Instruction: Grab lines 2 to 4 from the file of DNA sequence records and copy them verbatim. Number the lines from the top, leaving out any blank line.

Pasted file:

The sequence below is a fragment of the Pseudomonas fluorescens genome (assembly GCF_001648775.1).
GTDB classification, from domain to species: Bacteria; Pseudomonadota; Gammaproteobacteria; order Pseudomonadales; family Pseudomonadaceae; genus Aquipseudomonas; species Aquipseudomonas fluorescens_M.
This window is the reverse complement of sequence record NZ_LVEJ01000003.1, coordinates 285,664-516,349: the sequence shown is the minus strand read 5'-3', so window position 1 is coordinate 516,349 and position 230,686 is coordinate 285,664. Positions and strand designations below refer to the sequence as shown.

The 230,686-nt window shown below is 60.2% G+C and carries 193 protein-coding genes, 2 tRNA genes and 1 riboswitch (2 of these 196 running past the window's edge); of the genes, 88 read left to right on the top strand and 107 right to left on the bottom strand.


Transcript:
GTDB classification, from domain to species: Bacteria; Pseudomonadota; Gammaproteobacteria; order Pseudomonadales; family Pseudomonadaceae; genus Aquipseudomonas; species Aquipseudomonas fluorescens_M.
This window is the reverse complement of sequence record NZ_LVEJ01000003.1, coordinates 285,664-516,349: the sequence shown is the minus strand read 5'-3', so window position 1 is coordinate 516,349 and position 230,686 is coordinate 285,664. Positions and strand designations below refer to the sequence as shown.

The 230,686-nt window shown below is 60.2% G+C and carries 193 protein-coding genes, 2 tRNA genes and 1 riboswitch (2 of these 196 running past the window's edge); of the genes, 88 read left to right on the top strand and 107 right to left on the bottom strand.